Earl Granville to Her Majesty’s High
My Lord and Gentlemen: With reference to my other dispatch of this day’s date, in which I have adverted to the revision of the rules of maritime neutrality as being one of the subjects which will probably be presented for your consideration, I have to state to you that the [Page 378] extent to which a neutral country may be hereafter held justly liable for the dispatch, after notice, of a vessel under similar circumstances to those in the case of the Alabama cannot be precisely defined in the present stage of the controversy; but there are other points in which it may be convenient to you to be informed beforehand that this government are willing to enter into an agreement.
That no vessel employed in the military or naval service of any belligerent which shall have been equipped, fitted out, armed, or dispatched contrary to the neutrality of neutral state should be admitted into any port of that state.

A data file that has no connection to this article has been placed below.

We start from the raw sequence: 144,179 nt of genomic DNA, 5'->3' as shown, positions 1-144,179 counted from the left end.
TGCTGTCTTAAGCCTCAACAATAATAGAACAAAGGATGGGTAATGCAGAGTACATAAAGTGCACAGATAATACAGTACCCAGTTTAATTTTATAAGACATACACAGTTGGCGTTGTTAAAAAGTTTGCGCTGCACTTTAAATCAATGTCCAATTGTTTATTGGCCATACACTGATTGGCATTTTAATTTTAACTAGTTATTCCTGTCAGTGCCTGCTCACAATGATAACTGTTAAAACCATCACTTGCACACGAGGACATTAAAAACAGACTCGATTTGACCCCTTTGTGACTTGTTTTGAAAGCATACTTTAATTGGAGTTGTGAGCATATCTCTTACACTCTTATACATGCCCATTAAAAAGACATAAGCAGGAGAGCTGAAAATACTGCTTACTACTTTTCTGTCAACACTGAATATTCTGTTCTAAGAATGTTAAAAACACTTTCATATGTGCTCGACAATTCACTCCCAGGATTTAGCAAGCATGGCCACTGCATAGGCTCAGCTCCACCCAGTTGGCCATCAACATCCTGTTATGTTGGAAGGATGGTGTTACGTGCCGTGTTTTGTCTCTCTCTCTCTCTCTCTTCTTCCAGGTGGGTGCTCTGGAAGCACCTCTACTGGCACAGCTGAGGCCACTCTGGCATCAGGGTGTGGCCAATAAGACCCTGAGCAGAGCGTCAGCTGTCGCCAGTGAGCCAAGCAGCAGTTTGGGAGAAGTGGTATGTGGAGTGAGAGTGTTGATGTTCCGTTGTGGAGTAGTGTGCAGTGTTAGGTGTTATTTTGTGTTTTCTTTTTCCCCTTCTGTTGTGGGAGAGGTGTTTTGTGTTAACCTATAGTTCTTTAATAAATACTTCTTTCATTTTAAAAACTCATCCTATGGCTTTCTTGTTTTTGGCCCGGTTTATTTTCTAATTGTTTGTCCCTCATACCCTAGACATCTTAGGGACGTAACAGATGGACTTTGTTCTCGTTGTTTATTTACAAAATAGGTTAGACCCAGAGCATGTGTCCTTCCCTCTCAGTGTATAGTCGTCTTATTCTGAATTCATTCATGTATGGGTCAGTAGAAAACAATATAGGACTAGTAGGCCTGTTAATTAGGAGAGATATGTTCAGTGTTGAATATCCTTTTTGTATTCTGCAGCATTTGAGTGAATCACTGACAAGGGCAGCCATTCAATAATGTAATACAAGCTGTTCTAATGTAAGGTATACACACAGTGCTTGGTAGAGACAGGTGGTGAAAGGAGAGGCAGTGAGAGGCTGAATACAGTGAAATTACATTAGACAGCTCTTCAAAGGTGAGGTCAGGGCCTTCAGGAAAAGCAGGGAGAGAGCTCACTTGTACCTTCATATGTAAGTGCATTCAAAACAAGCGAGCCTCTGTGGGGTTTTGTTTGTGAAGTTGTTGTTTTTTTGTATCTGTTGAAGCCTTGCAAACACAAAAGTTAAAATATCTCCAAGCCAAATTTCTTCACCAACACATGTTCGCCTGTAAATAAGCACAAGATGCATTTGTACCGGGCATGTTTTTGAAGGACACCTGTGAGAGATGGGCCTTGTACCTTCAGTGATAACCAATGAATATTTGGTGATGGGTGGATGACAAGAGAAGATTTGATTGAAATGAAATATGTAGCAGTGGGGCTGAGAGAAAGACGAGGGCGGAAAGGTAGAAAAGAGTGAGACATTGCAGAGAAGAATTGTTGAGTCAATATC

That prizes captured by such vessels, or otherwise captured in violation of the neutrality of any state, should, if brought within the jurisdiction of that state, be restored.
That, in time of war, no vessel should be recognized as a ship of war, or received in any port of a neutral state as a ship of war, which has not been commissioned in some port in the actual occupation of the government by whom her commission is issued.
The first of these rules has been incorporated into the foreign-enlistment act, passed during the last year, and both the first and second were included in the report of the royal commission for inquiring into the neutrality laws.
I am, &c.,